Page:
The U.S. Supreme Court has upheld most of the Patient Protection and Affordable Care Act of 2010 (P.L. 111-148), as amended by the Health Care and Education Reconciliation Act of 2010 (P.L. 111-152) (collectively, PPACA or ACA). The key provision of the law –the requirement that individuals pay a penalty if they fail to carry health insurance for themselves and their dependents –was held constitutional, although the requirement to purchase insurance, and the mechanism used to expand Medicaid coverage were not.
CCH Comment. Also known as “Obamacare,” the health care reform law attempts to achieve near-universal health care by reforming the health care insurance market while also expanding government programs and subsidies.
The Court concluded that the federal government did not have the power to require individuals to buy health insurance, but it did have the power to impose a penalty on those who failed to do so. The Code Sec. 5000A(a) individual mandate that required persons to carry minimum essential health coverage for themselves and their dependents exceeded the federal government’s powers under the Commerce Clause (Article I, §8, clause 3) because it would require inactive individuals to become active in interstate commerce. In addition, regardless of how integral the mandate was to the health care reform law as a whole, the Necessary and Proper Clause (Article I, §8, clause 18) did not provide independent authority for it.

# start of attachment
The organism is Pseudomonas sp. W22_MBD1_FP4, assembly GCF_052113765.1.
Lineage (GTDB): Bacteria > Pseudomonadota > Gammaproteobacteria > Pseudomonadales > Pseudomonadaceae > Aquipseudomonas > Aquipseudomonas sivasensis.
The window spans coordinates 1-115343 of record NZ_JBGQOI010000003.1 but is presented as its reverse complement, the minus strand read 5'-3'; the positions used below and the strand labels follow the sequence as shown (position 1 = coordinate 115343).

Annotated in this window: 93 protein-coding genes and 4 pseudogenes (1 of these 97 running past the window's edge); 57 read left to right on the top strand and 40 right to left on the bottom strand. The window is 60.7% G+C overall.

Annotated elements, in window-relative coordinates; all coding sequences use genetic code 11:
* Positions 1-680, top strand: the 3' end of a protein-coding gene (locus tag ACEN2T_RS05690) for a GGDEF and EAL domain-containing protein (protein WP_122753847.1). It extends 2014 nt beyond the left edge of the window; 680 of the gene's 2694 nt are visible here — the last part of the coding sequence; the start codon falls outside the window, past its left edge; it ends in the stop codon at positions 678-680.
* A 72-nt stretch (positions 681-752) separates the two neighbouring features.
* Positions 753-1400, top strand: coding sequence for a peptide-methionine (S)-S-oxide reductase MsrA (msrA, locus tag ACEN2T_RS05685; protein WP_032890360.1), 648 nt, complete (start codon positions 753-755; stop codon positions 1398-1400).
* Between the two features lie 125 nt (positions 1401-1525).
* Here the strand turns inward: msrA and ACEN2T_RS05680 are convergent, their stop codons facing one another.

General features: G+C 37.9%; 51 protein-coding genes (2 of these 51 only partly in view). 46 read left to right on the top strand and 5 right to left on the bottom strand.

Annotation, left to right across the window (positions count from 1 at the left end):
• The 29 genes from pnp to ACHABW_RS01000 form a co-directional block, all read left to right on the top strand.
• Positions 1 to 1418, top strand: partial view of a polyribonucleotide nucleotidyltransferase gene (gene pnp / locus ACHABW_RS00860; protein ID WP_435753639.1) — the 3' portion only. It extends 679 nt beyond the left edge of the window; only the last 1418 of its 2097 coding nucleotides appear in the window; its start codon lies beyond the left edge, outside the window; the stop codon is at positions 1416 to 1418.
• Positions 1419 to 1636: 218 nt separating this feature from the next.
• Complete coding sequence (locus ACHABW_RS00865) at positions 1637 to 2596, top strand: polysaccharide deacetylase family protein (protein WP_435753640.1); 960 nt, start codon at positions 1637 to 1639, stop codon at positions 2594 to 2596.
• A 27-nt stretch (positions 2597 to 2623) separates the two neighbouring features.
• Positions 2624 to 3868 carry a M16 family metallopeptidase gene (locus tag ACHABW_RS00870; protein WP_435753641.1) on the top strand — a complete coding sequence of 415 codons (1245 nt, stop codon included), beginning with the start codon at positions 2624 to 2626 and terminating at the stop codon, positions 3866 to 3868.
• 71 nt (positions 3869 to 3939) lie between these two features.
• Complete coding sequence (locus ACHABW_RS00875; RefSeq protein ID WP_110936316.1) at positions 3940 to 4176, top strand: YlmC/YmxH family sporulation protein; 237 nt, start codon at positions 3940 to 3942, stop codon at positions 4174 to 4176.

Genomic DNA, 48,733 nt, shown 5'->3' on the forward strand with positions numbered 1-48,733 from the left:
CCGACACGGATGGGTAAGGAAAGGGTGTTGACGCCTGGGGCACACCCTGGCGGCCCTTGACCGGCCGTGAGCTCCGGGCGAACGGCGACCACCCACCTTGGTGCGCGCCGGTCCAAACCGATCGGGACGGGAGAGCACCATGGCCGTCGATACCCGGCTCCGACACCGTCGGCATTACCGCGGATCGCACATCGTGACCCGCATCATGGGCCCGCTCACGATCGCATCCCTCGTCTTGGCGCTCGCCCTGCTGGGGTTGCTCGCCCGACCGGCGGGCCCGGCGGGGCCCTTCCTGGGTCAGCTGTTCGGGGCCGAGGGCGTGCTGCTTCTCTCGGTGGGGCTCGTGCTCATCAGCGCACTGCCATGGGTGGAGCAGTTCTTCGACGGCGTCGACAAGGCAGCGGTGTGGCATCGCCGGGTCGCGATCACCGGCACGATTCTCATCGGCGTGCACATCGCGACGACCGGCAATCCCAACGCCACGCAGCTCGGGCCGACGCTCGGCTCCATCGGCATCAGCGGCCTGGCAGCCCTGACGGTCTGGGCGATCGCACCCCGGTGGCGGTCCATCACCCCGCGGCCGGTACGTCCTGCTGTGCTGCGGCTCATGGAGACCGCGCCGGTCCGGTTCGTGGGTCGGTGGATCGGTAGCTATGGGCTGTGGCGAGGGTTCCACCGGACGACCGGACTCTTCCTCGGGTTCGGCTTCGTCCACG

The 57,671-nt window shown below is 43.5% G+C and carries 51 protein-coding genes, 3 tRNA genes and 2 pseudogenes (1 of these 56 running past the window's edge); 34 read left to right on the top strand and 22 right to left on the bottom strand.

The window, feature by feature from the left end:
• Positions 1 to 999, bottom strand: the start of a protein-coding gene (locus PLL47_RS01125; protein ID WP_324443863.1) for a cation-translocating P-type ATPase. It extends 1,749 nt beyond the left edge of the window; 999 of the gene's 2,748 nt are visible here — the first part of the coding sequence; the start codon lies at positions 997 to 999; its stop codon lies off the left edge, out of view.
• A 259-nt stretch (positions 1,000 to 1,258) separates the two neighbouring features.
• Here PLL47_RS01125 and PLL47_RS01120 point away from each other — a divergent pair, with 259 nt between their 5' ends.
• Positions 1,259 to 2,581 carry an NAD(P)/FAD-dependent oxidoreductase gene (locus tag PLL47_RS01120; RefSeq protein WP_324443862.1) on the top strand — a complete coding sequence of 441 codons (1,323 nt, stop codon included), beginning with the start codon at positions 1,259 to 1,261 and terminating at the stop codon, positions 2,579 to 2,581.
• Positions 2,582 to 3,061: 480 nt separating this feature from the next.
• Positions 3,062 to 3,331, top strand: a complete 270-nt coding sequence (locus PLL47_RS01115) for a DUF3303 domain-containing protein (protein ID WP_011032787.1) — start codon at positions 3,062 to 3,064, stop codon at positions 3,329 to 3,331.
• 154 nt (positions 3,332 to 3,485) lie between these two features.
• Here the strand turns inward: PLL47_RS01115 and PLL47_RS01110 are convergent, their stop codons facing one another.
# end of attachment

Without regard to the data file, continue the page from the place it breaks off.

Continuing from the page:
However, the shared responsibility payment that Code Sec. 5000A(b) imposed for violating the mandate was a constitutional exercise of the federal government’s Taxing Power under Article I, §8, clause 1. The Taxing Power is broader than the Commerce Power, because it gives the federal government a lesser amount of control over individual conduct, limited to financial coercion but not extending to criminal punishments. Although it was identified as a penalty, the payment is actually a tax because it was not intended to be punitive: its amount is relatively small, it applies even if the taxpayer does not knowingly violate the mandate, and the IRS has the sole authority to assess and collect it. The fact that the payment was intended to affect individual conduct does not preclude it from being a tax, especially since there are no criminal penalties for failing to carry insurance. In addition, the payment does not violate the prohibition on direct or capitation taxes (Article I, §9, clause 4) because it is triggered by specific circumstances, and is not imposed on every person or on the ownership of land or personal property.